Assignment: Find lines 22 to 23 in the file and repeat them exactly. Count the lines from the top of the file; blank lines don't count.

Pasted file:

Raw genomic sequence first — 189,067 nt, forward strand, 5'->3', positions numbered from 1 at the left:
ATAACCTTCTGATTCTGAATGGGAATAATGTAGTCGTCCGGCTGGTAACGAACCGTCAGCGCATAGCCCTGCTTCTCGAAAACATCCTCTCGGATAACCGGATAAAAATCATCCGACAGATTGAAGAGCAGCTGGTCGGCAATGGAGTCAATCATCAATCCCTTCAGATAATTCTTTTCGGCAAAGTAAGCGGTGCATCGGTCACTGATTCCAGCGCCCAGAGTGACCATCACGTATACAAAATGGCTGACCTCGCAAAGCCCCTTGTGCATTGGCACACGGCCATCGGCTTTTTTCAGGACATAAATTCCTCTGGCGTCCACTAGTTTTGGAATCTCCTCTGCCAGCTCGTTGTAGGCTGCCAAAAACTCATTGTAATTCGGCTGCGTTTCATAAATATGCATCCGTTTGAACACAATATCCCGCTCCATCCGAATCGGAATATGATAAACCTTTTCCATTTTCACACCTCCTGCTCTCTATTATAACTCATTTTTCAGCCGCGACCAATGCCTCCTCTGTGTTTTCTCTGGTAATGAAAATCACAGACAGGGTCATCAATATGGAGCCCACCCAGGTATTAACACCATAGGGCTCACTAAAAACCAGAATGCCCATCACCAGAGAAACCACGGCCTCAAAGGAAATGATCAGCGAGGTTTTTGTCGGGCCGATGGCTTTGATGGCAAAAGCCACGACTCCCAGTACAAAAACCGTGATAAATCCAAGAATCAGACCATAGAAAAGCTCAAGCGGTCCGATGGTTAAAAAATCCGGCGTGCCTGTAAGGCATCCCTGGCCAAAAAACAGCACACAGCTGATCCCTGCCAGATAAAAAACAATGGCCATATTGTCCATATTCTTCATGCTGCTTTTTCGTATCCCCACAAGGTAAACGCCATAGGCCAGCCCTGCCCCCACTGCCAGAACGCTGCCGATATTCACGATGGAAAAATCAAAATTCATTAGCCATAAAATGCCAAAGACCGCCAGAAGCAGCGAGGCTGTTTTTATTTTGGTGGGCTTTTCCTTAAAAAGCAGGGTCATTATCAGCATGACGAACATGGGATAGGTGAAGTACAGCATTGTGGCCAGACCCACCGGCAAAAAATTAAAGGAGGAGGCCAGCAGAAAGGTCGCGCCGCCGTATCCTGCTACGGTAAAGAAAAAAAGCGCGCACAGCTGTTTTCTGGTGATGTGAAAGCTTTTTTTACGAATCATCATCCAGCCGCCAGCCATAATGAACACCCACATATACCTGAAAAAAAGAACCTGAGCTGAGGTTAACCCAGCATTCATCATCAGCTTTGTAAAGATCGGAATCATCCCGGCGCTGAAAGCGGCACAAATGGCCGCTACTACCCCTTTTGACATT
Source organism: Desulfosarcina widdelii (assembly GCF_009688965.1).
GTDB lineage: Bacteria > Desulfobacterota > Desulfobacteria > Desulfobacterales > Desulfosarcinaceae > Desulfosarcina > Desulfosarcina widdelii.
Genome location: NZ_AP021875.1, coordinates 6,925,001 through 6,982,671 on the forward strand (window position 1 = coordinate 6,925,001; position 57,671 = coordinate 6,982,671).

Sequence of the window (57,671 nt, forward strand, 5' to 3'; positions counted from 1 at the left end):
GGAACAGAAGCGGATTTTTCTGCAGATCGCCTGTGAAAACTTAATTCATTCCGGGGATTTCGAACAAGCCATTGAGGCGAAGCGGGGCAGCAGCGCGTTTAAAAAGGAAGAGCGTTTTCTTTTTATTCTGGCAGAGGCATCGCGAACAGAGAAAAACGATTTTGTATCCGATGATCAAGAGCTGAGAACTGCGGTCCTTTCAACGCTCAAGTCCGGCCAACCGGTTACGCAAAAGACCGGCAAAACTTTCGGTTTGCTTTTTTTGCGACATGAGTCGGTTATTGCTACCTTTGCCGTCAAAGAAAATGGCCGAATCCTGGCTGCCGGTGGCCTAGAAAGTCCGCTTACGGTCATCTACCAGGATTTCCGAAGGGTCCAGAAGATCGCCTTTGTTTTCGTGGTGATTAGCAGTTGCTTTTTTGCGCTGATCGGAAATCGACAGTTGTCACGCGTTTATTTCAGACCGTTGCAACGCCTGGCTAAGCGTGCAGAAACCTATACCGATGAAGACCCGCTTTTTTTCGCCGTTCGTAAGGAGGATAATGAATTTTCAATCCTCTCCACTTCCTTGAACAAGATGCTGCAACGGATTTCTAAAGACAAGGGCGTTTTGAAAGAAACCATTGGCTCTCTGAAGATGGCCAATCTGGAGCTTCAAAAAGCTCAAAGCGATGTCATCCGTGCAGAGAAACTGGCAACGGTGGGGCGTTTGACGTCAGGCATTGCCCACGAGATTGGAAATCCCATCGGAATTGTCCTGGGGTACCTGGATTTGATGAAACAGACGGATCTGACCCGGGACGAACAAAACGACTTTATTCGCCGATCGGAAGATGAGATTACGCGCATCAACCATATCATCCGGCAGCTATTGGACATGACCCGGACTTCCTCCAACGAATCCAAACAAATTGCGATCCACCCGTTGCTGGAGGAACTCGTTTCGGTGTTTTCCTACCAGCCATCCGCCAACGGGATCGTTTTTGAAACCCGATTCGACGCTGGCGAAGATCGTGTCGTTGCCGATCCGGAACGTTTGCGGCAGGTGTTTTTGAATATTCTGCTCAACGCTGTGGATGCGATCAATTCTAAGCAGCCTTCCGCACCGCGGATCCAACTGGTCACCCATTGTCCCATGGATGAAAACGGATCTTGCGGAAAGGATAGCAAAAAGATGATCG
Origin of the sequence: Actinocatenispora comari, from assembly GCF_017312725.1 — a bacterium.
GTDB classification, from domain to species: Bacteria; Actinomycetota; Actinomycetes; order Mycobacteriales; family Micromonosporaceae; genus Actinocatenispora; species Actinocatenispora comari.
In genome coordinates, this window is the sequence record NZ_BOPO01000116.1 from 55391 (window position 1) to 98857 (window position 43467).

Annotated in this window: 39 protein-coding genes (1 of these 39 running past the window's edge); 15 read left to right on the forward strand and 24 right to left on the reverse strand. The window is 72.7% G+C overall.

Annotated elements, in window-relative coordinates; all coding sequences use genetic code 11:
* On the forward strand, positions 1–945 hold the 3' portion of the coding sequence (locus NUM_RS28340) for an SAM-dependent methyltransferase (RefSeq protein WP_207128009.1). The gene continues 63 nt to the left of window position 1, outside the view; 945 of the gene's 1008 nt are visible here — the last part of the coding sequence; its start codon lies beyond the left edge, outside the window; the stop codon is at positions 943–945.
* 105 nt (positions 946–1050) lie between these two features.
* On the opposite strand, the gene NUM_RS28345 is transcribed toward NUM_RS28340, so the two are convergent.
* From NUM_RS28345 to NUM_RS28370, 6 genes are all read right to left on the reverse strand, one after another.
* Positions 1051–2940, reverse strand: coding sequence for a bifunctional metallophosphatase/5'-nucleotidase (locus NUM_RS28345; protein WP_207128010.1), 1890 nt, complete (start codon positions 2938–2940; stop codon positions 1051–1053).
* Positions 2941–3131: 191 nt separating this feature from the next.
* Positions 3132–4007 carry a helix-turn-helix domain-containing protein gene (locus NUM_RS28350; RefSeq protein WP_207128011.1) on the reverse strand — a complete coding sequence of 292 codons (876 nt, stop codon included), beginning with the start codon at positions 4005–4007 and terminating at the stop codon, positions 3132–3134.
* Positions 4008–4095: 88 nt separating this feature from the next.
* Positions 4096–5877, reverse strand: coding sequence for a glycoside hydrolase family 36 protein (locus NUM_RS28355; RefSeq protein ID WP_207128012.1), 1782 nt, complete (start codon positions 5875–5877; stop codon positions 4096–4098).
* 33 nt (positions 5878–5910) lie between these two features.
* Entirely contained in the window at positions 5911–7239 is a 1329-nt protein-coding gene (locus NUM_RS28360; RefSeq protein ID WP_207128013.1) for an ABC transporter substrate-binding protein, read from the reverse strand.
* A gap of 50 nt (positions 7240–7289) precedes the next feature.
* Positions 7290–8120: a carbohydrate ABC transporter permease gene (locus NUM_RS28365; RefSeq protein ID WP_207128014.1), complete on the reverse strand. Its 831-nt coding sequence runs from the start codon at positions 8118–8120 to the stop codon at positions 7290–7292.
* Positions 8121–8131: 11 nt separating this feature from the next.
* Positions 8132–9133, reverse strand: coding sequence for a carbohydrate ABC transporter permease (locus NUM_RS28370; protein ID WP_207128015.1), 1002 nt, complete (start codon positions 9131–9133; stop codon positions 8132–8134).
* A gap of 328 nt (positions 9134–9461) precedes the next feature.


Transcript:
* 33 nt (positions 5878–5910) lie between these two features.
* Entirely contained in the window at positions 5911–7239 is a 1329-nt protein-coding gene (locus NUM_RS28360; RefSeq protein ID WP_207128013.1) for an ABC transporter substrate-binding protein, read from the reverse strand.